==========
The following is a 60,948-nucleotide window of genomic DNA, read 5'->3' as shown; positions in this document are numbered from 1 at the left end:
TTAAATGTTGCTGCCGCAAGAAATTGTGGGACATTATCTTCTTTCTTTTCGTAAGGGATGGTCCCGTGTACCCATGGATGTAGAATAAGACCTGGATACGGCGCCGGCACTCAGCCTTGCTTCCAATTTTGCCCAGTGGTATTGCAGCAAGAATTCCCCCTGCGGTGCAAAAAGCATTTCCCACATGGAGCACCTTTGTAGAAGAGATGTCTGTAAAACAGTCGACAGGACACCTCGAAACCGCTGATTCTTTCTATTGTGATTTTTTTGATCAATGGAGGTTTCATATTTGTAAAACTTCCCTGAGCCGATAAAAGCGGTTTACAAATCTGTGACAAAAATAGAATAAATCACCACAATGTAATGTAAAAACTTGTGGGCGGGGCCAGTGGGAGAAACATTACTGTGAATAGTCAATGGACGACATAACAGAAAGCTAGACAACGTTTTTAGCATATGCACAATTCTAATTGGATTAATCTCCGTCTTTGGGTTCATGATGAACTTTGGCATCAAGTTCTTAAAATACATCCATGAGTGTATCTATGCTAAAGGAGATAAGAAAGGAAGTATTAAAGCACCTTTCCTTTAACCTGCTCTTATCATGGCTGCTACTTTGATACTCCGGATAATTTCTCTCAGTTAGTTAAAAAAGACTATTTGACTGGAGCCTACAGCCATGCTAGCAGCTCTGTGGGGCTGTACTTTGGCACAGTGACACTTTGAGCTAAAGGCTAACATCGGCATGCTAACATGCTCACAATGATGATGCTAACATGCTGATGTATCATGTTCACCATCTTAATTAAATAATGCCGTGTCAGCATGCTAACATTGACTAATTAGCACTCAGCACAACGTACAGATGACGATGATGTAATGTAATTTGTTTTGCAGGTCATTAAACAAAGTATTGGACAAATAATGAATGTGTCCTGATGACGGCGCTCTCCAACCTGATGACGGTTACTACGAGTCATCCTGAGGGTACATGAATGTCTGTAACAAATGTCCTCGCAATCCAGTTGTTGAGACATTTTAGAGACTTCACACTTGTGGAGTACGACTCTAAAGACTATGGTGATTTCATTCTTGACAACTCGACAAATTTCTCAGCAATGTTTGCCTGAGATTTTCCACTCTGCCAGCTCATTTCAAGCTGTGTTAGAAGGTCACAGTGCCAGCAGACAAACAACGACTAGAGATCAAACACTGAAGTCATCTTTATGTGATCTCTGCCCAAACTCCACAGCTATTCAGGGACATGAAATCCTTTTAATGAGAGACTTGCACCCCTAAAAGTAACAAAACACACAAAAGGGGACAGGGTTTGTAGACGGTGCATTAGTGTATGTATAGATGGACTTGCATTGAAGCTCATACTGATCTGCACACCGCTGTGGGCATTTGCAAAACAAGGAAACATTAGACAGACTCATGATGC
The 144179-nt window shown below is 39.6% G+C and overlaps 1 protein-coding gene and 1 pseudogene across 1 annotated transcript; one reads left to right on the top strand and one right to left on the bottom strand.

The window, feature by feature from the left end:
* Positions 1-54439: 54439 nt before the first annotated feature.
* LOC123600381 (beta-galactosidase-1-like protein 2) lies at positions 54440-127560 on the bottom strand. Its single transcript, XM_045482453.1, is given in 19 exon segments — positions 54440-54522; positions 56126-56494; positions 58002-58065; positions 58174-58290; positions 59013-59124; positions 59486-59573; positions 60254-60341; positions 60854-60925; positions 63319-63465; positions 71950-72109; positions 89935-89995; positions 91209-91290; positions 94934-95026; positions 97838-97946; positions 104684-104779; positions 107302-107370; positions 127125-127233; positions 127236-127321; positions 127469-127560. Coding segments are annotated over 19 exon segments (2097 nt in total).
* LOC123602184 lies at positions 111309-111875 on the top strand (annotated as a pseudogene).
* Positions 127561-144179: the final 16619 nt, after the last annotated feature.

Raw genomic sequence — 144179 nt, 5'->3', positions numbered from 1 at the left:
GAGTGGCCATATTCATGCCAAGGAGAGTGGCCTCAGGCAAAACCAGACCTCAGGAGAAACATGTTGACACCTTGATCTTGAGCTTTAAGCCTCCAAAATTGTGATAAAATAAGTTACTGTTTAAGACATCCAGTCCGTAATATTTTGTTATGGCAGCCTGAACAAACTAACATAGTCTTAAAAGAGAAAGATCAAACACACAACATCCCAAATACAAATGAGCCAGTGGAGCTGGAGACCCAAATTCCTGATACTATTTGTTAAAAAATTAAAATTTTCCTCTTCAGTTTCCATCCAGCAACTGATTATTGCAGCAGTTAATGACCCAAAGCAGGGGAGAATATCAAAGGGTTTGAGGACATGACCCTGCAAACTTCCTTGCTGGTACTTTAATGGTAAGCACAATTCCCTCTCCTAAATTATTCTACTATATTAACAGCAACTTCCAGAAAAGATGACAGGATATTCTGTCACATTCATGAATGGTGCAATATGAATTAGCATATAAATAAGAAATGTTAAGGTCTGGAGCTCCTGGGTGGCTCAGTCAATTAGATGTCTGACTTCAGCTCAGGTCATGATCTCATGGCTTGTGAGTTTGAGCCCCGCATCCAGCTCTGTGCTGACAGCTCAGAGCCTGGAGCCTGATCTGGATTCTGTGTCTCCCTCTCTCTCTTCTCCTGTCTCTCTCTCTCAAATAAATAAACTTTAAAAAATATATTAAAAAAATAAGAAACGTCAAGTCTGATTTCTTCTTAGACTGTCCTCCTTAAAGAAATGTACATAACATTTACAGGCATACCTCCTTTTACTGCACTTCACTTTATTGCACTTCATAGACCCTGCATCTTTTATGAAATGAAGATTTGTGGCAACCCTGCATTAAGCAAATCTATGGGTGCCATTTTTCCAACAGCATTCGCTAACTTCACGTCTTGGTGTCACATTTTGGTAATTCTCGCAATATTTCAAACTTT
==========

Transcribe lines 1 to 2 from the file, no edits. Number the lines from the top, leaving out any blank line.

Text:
The following is a 60,948-nucleotide window of genomic DNA, read 5'->3' as shown; positions in this document are numbered from 1 at the left end:
TTAAATGTTGCTGCCGCAAGAAATTGTGGGACATTATCTTCTTTCTTTTCGTAAGGGATGGTCCCGTGTACCCATGGATGTAGAATAAGACCTGGATACGGCGCCGGCACTCAGCCTTGCTTCCAATTTTGCCCAGTGGTATTGCAGCAAGAATTCCCCCTGCGGTGCAAAAAGCATTTCCCACATGGAGCACCTTTGTAGAAGAGATGTCTGTAAAACAGTCGACAGGACACCTCGAAACCGCTGATTCTTTCTATTGTGATTTTTTTGATCAATGGAGGTTTCATATTTGTAAAACTTCCCTGAGCCGATAAAAGCGGTTTACAAATCTGTGACAAAAATAGAATAAATCACCACAATGTAATGTAAAAACTTGTGGGCGGGGCCAGTGGGAGAAACATTACTGTGAATAGTCAATGGACGACATAACAGAAAGCTAGACAACGTTTTTAGCATATGCACAATTCTAATTGGATTAATCTCCGTCTTTGGGTTCATGATGAACTTTGGCATCAAGTTCTTAAAATACATCCATGAGTGTATCTATGCTAAAGGAGATAAGAAAGGAAGTATTAAAGCACCTTTCCTTTAACCTGCTCTTATCATGGCTGCTACTTTGATACTCCGGATAATTTCTCTCAGTTAGTTAAAAAAGACTATTTGACTGGAGCCTACAGCCATGCTAGCAGCTCTGTGGGGCTGTACTTTGGCACAGTGACACTTTGAGCTAAAGGCTAACATCGGCATGCTAACATGCTCACAATGATGATGCTAACATGCTGATGTATCATGTTCACCATCTTAATTAAATAATGCCGTGTCAGCATGCTAACATTGACTAATTAGCACTCAGCACAACGTACAGATGACGATGATGTAATGTAATTTGTTTTGCAGGTCATTAAACAAAGTATTGGACAAATAATGAATGTGTCCTGATGACGGCGCTCTCCAACCTGATGACGGTTACTACGAGTCATCCTGAGGGTACATGAATGTCTGTAACAAATGTCCTCGCAATCCAGTTGTTGAGACATTTTAGAGACTTCACACTTGTGGAGTACGACTCTAAAGACTATGGTGATTTCATTCTTGACAACTCGACAAATTTCTCAGCAATGTTTGCCTGAGATTTTCCACTCTGCCAGCTCATTTCAAGCTGTGTTAGAAGGTCACAGTGCCAGCAGACAAACAACGACTAGAGATCAAACACTGAAGTCATCTTTATGTGATCTCTGCCCAAACTCCACAGCTATTCAGGGACATGAAATCCTTTTAATGAGAGACTTGCACCCCTAAAAGTAACAAAACACACAAAAGGGGACAGGGTTTGTAGACGGTGCATTAGTGTATGTATAGATGGACTTGCATTGAAGCTCATACTGATCTGCACACCGCTGTGGGCATTTGCAAAACAAGGAAACATTAGACAGACTCATGATGC